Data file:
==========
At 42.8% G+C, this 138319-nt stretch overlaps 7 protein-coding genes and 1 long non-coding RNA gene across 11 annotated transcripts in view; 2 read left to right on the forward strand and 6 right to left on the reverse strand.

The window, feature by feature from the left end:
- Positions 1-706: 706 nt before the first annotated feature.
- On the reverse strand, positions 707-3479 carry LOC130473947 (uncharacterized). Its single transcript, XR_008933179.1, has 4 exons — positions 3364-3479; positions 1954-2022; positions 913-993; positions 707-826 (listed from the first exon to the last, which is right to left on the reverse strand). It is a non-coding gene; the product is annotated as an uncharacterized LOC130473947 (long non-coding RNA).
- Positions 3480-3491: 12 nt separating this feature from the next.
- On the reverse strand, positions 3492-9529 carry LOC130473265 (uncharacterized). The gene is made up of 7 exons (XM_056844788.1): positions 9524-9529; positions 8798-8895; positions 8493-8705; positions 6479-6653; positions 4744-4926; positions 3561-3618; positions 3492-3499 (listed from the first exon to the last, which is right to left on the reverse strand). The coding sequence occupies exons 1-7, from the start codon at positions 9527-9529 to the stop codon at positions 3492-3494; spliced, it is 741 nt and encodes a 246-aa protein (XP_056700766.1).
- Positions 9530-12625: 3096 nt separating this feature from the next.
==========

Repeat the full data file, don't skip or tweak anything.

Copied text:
At 42.8% G+C, this 138319-nt stretch overlaps 7 protein-coding genes and 1 long non-coding RNA gene across 11 annotated transcripts in view; 2 read left to right on the forward strand and 6 right to left on the reverse strand.

The window, feature by feature from the left end:
- Positions 1-706: 706 nt before the first annotated feature.
- On the reverse strand, positions 707-3479 carry LOC130473947 (uncharacterized). Its single transcript, XR_008933179.1, has 4 exons — positions 3364-3479; positions 1954-2022; positions 913-993; positions 707-826 (listed from the first exon to the last, which is right to left on the reverse strand). It is a non-coding gene; the product is annotated as an uncharacterized LOC130473947 (long non-coding RNA).
- Positions 3480-3491: 12 nt separating this feature from the next.
- On the reverse strand, positions 3492-9529 carry LOC130473265 (uncharacterized). The gene is made up of 7 exons (XM_056844788.1): positions 9524-9529; positions 8798-8895; positions 8493-8705; positions 6479-6653; positions 4744-4926; positions 3561-3618; positions 3492-3499 (listed from the first exon to the last, which is right to left on the reverse strand). The coding sequence occupies exons 1-7, from the start codon at positions 9527-9529 to the stop codon at positions 3492-3494; spliced, it is 741 nt and encodes a 246-aa protein (XP_056700766.1).
- Positions 9530-12625: 3096 nt separating this feature from the next.